Magazine article Editor & Publisher

Information Alone Isn't Enough

Magazine article Editor & Publisher

Information Alone Isn't Enough

Article excerpt

Journalistic world still needs its pros

The forms are changing, but the content remains the same: Bringing order to chaos, separating the wheat from the chaff

Journalism has always been a rough-and-tumble world; but there were certain rules of sourcing and cross-checking, standards of editing, language, and grammar that always distinguished establishment from tabloid journalism. And somewhere, in all of this, there was an acknowledgment of the need for context.

So, what does that say about the expanding world of journalists now operating on cable or satellite TV, and soon to be operating on HDTV or broadband or on the Internet? The glory of those new technologies is precisely that they make the acquisition and the dissemination of information a truly democratic process. [E]veryone has always had the right [to call one's self a journalist]; now nearly everyone also has the reach and the opportunity.

I couldn't possibly reconcile a lifetime spent demanding access to information and the right to disseminate it, with now arguing that we should place restrictions on the rights of others to do the same. And anyway, the Internet, in particular, was designed to be immune to precisely that or any other sort of interference. Whether or not Matt Drudge uses two sources or one (or none, for that matter) is -- and should remain -- beyond my power to influence.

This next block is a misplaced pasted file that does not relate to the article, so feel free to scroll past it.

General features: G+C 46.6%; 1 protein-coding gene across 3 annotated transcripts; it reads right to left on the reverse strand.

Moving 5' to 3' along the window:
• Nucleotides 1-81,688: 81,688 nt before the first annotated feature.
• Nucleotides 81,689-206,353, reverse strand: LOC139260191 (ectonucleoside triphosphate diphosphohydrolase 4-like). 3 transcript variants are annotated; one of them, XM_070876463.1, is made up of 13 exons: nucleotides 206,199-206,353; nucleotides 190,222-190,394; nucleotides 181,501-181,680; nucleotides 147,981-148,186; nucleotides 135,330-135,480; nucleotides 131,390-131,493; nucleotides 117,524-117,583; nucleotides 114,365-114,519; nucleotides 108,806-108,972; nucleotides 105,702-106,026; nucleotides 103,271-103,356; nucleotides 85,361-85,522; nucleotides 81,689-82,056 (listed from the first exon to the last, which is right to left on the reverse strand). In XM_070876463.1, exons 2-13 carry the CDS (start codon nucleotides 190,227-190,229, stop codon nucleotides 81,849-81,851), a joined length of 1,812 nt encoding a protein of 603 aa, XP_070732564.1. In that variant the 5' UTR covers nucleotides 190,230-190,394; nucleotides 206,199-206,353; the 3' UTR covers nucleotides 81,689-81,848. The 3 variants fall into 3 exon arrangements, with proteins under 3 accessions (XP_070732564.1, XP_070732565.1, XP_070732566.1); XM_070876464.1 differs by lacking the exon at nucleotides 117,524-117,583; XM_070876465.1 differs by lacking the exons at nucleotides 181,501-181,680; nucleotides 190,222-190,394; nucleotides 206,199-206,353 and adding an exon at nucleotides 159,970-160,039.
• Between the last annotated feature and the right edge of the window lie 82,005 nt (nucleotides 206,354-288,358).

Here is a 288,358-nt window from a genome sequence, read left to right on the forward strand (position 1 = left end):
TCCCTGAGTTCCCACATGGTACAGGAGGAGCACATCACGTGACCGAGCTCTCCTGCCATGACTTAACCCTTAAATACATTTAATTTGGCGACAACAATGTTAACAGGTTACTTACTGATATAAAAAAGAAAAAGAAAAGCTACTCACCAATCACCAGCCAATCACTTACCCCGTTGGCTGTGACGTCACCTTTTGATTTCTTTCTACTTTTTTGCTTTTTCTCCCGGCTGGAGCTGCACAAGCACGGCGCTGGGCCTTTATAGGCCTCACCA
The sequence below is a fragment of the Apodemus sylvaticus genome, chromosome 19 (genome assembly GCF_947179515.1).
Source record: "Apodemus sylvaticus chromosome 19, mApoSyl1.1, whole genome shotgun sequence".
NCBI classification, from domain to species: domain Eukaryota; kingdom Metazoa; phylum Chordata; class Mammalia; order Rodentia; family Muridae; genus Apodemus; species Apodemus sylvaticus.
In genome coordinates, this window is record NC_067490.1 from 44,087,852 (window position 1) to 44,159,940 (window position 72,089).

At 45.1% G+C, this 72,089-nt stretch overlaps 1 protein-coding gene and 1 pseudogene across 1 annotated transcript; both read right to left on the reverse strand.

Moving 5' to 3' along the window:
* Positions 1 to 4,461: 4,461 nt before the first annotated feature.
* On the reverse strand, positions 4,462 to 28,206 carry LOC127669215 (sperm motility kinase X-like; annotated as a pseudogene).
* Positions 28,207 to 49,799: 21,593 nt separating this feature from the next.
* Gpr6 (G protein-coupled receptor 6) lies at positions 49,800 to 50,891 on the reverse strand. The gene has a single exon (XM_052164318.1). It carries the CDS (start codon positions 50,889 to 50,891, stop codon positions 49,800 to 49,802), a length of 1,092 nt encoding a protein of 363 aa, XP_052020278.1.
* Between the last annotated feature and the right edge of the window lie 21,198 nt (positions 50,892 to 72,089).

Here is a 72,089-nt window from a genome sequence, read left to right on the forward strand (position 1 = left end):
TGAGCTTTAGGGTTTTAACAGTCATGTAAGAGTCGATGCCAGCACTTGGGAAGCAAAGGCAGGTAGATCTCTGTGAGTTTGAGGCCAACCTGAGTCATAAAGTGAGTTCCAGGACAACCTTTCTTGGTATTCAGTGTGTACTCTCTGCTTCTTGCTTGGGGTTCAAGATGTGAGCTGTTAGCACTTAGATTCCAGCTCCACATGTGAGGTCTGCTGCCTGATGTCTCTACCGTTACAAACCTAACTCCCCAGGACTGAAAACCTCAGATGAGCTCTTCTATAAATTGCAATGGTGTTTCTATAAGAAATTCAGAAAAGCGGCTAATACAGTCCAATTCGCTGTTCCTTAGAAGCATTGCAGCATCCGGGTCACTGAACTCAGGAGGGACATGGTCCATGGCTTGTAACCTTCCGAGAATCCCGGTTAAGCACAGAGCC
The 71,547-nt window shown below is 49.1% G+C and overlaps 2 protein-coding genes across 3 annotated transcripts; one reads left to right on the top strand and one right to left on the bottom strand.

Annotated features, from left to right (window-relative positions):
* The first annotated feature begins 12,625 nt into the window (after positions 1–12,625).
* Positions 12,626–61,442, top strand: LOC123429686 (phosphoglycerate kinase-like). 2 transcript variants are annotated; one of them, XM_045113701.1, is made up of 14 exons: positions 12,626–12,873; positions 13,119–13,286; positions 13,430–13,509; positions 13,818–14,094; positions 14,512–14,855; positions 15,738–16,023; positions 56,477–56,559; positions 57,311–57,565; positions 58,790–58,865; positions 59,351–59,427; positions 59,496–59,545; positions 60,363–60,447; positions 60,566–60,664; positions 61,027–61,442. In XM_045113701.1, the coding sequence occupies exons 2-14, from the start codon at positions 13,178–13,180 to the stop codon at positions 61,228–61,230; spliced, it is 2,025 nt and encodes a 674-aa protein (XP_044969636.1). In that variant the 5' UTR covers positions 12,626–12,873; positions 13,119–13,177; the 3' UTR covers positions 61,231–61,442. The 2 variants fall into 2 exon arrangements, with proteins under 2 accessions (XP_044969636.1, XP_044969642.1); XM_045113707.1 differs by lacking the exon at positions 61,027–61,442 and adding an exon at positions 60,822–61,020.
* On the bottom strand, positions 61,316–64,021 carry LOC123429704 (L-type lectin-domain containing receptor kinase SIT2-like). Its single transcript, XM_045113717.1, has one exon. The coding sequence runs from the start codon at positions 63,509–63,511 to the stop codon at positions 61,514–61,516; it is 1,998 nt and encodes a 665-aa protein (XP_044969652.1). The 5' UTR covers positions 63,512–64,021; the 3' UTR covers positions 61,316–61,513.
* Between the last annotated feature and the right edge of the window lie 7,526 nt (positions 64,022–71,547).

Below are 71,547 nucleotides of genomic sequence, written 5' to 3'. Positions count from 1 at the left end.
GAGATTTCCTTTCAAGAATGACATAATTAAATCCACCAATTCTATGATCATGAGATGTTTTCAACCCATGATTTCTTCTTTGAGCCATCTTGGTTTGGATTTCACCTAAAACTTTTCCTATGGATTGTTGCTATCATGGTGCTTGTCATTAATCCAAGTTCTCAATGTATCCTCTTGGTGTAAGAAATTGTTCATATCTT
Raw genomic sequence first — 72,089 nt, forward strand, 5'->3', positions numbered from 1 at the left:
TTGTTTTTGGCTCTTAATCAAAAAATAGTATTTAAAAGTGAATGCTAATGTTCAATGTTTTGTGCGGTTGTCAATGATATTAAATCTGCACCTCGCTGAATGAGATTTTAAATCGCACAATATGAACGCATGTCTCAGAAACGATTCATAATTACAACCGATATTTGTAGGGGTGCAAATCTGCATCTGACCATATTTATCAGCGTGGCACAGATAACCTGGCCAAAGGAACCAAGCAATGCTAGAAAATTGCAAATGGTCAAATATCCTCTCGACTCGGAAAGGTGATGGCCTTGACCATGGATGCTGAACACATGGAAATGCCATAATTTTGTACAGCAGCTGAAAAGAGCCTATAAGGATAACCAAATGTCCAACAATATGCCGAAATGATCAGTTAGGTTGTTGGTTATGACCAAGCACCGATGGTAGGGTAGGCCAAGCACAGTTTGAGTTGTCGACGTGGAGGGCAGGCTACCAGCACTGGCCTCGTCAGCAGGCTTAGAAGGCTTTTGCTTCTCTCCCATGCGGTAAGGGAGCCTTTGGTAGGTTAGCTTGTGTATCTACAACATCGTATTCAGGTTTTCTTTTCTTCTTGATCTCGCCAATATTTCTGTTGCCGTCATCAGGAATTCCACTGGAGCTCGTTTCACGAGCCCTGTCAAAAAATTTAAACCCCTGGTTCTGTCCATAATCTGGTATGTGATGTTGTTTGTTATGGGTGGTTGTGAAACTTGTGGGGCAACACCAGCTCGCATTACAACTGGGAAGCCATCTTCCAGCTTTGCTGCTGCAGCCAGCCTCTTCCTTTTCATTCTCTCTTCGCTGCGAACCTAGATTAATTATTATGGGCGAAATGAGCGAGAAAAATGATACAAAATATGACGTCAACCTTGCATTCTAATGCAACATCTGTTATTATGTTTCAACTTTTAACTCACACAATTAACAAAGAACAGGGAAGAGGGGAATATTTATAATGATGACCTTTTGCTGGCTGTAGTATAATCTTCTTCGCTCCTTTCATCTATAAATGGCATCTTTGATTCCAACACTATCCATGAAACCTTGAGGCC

What I do believe is that the community of professional journalists has a greater obligation than ever before to lead by example. Information on all the media is now so voluminous that it tends toward the chaotic. We can still serve a critical function in bringing order to information.

The new technologies are all geared toward speed. Speed has always been an important part of journalism; but not to the exclusion of other standards. Traditional journalism requires a sorting out of good information from bad; of the important from the trivial. That sort of commitment and expertise may be out of fashion; but the need for it is greater than ever before.

There are at least two kinds of extreme ignorance. For centuries, we have been familiar with the first kind -- an ignorance that covered most of the world like a dark cloud; an ignorance that exists in a vacuum, where no information is available. …

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